COVID-19 short-term forecasts Deaths 2021-04-17 Latin American Countries


General information

  • Forecasts produced by Jennie Castle, Jurgen Doornik, and David Hendry, researchers at the University of Oxford. These are our forecasts, and should not be considered official forecasts from, or endorsed by, any of: University of Oxford, Oxford Martin School, Nuffield College, or Magdalen College.
  • These forecasts are short term time-series extrapolations of the data. They are not based on epidemiological modelling or simulations. All forecasts are uncertain: their success can only be determined afterwards. Many mitigation strategies are in place, which, if successful, invalidate our forecasts. An explanation of our methods is provided below.
  • A list of notes is below. The most recent note:
    [2021-01-07]Slideshow of forecasts, errors, and actuals 2020-06-30 to 2021-01-02: how England lost the battle.

Peak increase in estimated trend of Deaths in Latin America 2021-04-17

ArgentinaBelizeBoliviaBrazilChileColombiaCosta RicaDominican RepublicEcuadorEl SalvadorGuatemalaGuyanaHaitiHondurasJamaicaMexicoPanamaParaguayPeruUruguayVenezuela
Peak date (mm-dd)2021-01-1812-032021-02-03 --2021-03-292021-01-2209-2809-0309-072021-01-032021-02-10 --07-122021-02-09 --2021-01-262021-01-12 --2021-02-23 -- --
Peak daily increment 249 6 60 114 389 18 22 3440 25 34 3 21 1259 46 204
Days since peak 89 135 73 19 85 201 226 222 104 66 279 67 81 95 53
Last total 59164 318 12625 371678 25055 67931 3071 3414 17641 2072 7190 268 251 4954 721 212228 6187 5251 56797 1848 1888
Last daily increment 80 0 0 2929 132 367 0 4 113 4 30 1 -1 20 8 535 2 141 648 60 18
Last week 1385 0 174 18541 709 2042 53 26 348 21 174 13 -1 150 49 2890 24 424 1894 386 110
Previous peak date10-01 --09-0707-2207-1708-23 --04-1205-1008-0706-05 -- --07-30 --10-0507-23 --07-232021-01-2509-20
Previous peak daily increment 2487 1439 1063 787 318 23 166 11 43 35 1833 28 2944 11 9
Low between peaks 120 3 37 125 4 14 2 11 5 343 10 48

Deaths count forecast Latin America (bold red line in graphs) 2021-04-18 to 2021-04-24

DateArgentinaBoliviaBrazilChileColombiaCosta RicaDominican RepublicEcuadorEl SalvadorGuatemalaHondurasJamaicaMexicoPanamaParaguayPeruUruguayVenezuela
2021-04-17 59164 12625 371678 25055 67931 3071 3414 17641 2072 7190 4954 721 212228 6187 5251 56797 1848 1888
2021-04-18 59160 12630 373700 25130 68270 3071 3419 17680 2075 7219 4973 725 212600 6191 5334 57020 1948 1907
2021-04-19 59160 12650 374900 25230 68590 3071 3426 17680 2078 7242 4977 730 212900 6200 5403 57020 2055 1926
2021-04-20 59210 12680 378600 25250 68900 3096 3433 17680 2081 7266 4988 734 213500 6206 5477 57110 2155 1944
2021-04-21 59370 12700 381900 25280 69220 3096 3438 17710 2084 7291 5002 742 214000 6211 5552 57280 2251 1962
2021-04-22 59590 12720 385300 25450 69530 3105 3443 17740 2087 7316 5017 747 214500 6216 5628 57460 2348 1979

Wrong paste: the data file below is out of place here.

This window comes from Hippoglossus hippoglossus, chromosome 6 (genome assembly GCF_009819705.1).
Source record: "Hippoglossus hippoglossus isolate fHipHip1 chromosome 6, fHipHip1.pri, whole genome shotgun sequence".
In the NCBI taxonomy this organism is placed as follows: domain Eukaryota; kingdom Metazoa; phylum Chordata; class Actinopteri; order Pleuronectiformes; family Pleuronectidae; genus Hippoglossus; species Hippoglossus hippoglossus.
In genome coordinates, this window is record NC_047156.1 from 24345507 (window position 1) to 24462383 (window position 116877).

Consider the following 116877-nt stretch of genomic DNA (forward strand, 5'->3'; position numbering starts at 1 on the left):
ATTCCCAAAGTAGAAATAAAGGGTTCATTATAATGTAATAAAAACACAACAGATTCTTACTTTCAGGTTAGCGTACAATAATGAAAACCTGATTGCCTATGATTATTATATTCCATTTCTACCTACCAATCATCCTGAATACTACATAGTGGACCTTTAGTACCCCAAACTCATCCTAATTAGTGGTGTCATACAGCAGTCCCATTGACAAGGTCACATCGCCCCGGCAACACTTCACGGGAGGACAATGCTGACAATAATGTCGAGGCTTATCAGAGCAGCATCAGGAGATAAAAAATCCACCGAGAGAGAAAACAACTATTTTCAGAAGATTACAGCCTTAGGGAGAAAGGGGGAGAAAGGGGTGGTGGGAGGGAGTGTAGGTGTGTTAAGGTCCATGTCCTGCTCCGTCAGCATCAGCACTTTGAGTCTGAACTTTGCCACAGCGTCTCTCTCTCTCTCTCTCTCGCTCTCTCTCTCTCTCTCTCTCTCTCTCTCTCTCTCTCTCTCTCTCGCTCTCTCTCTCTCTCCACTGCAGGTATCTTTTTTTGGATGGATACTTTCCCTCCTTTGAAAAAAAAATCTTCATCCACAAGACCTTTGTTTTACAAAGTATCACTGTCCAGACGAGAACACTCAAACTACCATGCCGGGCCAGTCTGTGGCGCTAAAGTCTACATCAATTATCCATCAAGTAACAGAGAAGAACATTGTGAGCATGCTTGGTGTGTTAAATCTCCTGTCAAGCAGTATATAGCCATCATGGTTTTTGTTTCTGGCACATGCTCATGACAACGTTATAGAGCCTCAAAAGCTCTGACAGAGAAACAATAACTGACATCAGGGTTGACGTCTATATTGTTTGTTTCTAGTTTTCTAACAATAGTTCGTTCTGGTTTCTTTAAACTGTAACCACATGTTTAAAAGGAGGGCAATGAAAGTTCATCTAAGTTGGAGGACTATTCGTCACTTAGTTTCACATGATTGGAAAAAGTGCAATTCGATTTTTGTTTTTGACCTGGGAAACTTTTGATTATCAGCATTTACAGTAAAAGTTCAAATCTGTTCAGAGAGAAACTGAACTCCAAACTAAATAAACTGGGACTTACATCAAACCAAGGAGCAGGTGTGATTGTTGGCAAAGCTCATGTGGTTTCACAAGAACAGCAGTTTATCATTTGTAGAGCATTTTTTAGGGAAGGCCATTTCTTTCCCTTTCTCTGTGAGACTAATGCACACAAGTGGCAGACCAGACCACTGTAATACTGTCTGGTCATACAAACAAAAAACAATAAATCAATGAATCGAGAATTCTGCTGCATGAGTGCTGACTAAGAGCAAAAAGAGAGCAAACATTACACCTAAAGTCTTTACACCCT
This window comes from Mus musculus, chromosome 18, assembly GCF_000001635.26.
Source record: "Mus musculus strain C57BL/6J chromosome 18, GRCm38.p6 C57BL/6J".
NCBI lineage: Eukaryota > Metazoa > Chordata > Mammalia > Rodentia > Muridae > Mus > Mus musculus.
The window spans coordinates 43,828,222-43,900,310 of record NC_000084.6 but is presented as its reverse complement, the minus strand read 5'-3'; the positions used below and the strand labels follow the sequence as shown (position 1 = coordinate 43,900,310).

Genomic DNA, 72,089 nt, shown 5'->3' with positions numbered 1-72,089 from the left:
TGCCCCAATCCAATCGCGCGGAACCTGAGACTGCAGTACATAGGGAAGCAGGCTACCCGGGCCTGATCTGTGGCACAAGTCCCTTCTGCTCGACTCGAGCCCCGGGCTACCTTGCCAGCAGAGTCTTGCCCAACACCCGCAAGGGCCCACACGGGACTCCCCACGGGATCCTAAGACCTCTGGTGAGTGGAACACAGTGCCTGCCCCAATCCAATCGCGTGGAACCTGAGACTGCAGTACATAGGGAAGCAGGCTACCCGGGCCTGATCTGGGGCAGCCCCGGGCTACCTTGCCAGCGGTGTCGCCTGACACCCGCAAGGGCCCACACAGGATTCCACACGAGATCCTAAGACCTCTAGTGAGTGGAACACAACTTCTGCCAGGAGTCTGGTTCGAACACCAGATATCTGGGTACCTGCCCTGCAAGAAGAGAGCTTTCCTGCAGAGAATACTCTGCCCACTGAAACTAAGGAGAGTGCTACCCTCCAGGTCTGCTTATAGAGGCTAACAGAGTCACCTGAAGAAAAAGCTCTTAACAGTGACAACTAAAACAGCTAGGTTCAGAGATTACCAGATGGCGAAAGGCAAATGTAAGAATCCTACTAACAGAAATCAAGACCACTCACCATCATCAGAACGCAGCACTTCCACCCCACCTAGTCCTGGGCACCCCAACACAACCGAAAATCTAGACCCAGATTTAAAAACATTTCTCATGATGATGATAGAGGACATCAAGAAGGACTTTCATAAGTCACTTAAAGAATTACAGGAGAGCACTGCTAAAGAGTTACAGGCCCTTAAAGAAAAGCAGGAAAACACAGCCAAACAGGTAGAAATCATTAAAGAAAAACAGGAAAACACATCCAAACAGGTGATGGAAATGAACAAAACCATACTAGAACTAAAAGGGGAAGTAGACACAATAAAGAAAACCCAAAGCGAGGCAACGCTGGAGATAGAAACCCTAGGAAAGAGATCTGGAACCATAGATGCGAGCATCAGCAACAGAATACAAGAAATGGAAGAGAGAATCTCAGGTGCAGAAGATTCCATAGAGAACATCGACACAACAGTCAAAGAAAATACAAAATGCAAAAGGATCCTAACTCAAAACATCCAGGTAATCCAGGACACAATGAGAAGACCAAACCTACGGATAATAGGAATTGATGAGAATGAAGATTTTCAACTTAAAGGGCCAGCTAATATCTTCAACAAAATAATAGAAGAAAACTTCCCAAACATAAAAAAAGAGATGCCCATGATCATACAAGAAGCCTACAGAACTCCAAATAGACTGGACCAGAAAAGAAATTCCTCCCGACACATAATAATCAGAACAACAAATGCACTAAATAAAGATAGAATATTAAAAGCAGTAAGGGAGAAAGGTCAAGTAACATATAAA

2021-04-23 59670 12740 388500 25590 69850 3113 3448 17770 2090 7341 5035 762 215000 6220 5706 57670 2447 1997
2021-04-24 59840 12750 390900 25690 70170 3113 3453 17810 2094 7367 5053 770 215500 6224 5786 57900 2549 2015

Deaths count average forecast Latin America (bold black line in graphs) 2021-04-18 to 2021-04-24

DateArgentinaBoliviaBrazilChileColombiaCosta RicaDominican RepublicEcuadorEl SalvadorGuatemalaHondurasJamaicaMexicoPanamaParaguayPeruUruguayVenezuela
2021-04-17 59164 12625 371678 25055 67931 3071 3414 17641 2072 7190 4954 721 212228 6187 5251 56797 1848 1888
2021-04-18 59300 12640 373600 25180 68260 3075 3419 17690 2075 7217 4967 727 212400 6190 5327 57120 1913 1906
2021-04-19 59490 12660 375300 25270 68530 3077 3425 17700 2078 7234 4982 733 212600 6195 5384 57280 1989 1924
2021-04-20 59680 12680 378900 25330 68830 3092 3430 17710 2081 7254 4998 738 213200 6199 5446 57440 2064 1942
2021-04-21 59920 12690 382200 25380 69120 3095 3436 17730 2084 7274 5015 747 213700 6203 5504 57630 2136 1959
2021-04-22 60160 12710 385700 25500 69400 3103 3441 17760 2087 7295 5033 754 214100 6207 5564 57790 2217 1977
2021-04-23 60360 12730 388900 25590 69680 3111 3445 17780 2090 7317 5052 767 214400 6210 5624 57980 2298 1995
2021-04-24 60590 12740 391800 25670 69980 3115 3450 17810 2093 7339 5070 775 215300 6214 5683 58200 2383 2012

Further information

  • We believe these forecasts fill a useful gap in the short run. They give an indication of what is likely to happen in the next few days, removing some aspect of surprise. Moreover, a noticeable drop in comparison to the extrapolations could be an indication that the implemented policies are having some impact. It is difficult to understand exponential growth. We hope that these forecasts may help to convince viewers to adhere to the policies implemented by their respective governments, and keep all arguments factual and measured.